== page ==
5 Steps to a Productive Lessons Learned Session

5 Steps to a Productive Lessons Learned Session

Brad Egeland
Business Solution Designer and IT/PM consultant and author with over 25 years of software development, management, and project management experience. Visit Brad’s site at http://www.bradegeland.com/.

It’s never fun, no matter how helpful or constructive the discussion may be, to hear things that others think you may have been doing wrong. We all want praise and admiration, whenever possible. But, with project lessons learned sessions we must take the good with the bad – especially if we really want to take something productive away from it. And we must be ready to confidently give the same information and constructive criticism back to our team, stakeholders and customer.

Too many times we skip this very important step in the project engagement. And in some cases, it may be some of the last communication we will have with these same people in a while. If we are to properly learn from all that went on – good and bad – during the past few months of hard work together, then we need to ensure that it not only happens, but that the path to getting it down is as easy and straightforward as possible.

The first step in conducting a productive and meaningful lessons learned session is accepting the fact that it is useful. From there, follow these five easy steps that will actually last throughout the project engagement…

Make the project schedule the go-to document. Since the first step in conducting a productive and meaningful lessons learned session at the end of the project is to first accept that it is useful, you must also then plan for it. And by plan for it I mean put it in the project schedule. Put a placeholder in the project schedule sometime after deployment – likely approximately two weeks following rollout – and enter the prep and meeting tasks necessary to conduct the lessons learned session or sessions. Include the resources and the necessary effort/time so that you ensure your resources are booked for it on the project and so that you’ll be able to regroup them for this effort when the time comes. This may take some negotiation with department managers and your senior management because they may not see this effort and expenditure as a necessary part of the project. You may have to sell them on it.

Try to keep it going throughout the engagement. Ideally, the lessons learned effort would not just be an end-of-the-project task. Keeping an on-going list of lessons learned during the project will help you, your team, and the customer to be even better prepared for a more meaningful and productive lessons learned session at the end of the engagement. Think of it in terms of filing out your weekly timesheet. If you worked 50 hours during the week but wait until Friday (or worse, the following Monday) to complete you timesheet, you’re going to have to ‘make up’ what you did for 5-10 of those hours because you’ll never remember all of them. But if you complete a daily timesheet, then your project time charges will be accurate when you finally complete your timesheet on Friday. The same holds true with documenting learning experiences throughout the engagement. You’ll have a much better knowledge base to move forward with if you diligently document those lessons learned during the project for discussion during that final session.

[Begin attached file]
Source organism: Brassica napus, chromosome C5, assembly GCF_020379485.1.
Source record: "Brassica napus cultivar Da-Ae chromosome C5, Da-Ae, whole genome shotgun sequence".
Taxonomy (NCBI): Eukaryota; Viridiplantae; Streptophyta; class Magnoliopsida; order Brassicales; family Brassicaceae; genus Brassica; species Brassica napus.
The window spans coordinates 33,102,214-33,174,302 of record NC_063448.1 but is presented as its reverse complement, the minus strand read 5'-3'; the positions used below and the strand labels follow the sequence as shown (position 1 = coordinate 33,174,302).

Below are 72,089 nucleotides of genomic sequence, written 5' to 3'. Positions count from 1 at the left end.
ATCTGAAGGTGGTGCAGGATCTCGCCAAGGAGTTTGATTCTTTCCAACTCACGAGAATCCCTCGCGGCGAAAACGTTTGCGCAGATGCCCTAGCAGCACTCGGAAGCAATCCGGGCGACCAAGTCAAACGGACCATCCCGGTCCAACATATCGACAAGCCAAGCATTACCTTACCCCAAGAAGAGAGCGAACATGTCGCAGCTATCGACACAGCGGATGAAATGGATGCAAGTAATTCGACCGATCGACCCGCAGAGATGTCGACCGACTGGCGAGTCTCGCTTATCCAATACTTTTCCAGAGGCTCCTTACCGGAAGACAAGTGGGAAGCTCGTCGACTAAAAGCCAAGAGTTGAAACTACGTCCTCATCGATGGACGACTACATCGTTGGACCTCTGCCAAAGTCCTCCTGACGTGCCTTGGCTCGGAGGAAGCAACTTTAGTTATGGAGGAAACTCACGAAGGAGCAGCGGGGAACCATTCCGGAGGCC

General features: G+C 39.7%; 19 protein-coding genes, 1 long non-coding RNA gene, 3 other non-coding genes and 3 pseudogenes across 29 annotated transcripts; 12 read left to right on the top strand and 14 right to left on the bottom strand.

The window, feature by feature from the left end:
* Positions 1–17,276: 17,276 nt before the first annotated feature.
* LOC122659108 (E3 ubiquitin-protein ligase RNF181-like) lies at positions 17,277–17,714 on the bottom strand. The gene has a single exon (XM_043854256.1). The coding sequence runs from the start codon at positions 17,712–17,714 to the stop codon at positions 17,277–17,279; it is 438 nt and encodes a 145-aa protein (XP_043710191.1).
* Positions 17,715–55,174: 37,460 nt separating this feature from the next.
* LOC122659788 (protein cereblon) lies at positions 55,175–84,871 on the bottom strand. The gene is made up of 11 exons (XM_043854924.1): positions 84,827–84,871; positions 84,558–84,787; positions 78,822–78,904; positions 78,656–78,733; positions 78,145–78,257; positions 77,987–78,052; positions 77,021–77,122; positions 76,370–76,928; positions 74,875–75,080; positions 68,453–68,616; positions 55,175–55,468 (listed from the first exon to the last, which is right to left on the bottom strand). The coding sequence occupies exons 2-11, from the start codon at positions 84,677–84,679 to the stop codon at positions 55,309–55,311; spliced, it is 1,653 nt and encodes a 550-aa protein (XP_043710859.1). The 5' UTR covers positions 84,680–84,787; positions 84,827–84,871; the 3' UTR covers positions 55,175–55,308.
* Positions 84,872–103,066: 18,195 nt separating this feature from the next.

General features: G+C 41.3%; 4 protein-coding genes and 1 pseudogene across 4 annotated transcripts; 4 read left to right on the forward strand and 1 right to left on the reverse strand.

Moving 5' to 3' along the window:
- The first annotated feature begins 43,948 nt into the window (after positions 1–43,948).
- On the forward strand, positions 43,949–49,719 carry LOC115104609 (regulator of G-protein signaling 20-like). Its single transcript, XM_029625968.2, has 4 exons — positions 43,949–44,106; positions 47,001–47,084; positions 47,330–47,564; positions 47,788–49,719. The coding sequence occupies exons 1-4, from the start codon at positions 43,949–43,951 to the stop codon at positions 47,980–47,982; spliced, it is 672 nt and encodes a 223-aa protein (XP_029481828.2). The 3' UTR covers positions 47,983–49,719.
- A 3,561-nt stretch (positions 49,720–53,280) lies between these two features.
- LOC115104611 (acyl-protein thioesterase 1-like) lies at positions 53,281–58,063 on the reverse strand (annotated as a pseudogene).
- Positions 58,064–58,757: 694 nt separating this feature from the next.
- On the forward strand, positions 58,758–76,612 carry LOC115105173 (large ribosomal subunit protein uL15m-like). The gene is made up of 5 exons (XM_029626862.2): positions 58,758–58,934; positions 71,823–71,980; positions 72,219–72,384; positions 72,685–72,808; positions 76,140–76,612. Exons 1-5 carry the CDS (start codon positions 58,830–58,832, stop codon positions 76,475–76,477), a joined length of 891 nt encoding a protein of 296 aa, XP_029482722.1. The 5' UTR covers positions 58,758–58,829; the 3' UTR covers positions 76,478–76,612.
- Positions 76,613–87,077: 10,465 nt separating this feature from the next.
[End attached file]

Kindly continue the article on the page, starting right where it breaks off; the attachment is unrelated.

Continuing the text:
Plan ahead. As deployment time nears, remind everyone of the upcoming lessons learned session and finalize a date, time, and place for the meeting or meetings. Distribute what you’ve collected throughout the project as a starting point and encourage the rest of the team members and the customer to be proactively working on their lists to ensure the most productive session possible. Reminding everyone of the need for this session and scheduling it early also helps ensure that attendance and participation will be high – you need to be sure you have secured team members’ availability before you lose them to other projects.

Lead the session. Likely you can perform the lessons learned session in one meeting – especially if people come somewhat prepared. The project manager needs to act as the primary lead and facilitator of this meeting. Things to remember when leading lessons learned discussions:

  • Be positive
  • Do not place blame
  • Focus on successes, not just failures
  • Identify the strategies that led to success
  • Identify which improvement strategies would have the greatest impact

It is also the project manager’s responsibility to be the primary documenter of information that comes out of these discussions. Preferably, a formal template should be prepared or obtained to ensure that information is captured in an orderly and organized format.

Follow-up with notes. Finally, within a few days of the actually session, all information discussed and documented during the meeting should be distributed to all members for final review and comments. It’s critical that the project manager get final concurrence to ensure that all information has been accurately recorded. Once approved by all, a formal version of the lessons learned findings should be distributed to all project team members and to whatever central knowledge base your company uses for capturing formal lessons learned data from engagements.


The lessons learned session, when done right and actually carried out, can provide invaluable information for everyone involved in the project to learn and live by. The key is to do it – and the key to doing it is to plan for it and make it happen as smoothly as possible.

What about our readers? Share your tips on conducting good lessons learned sessions.

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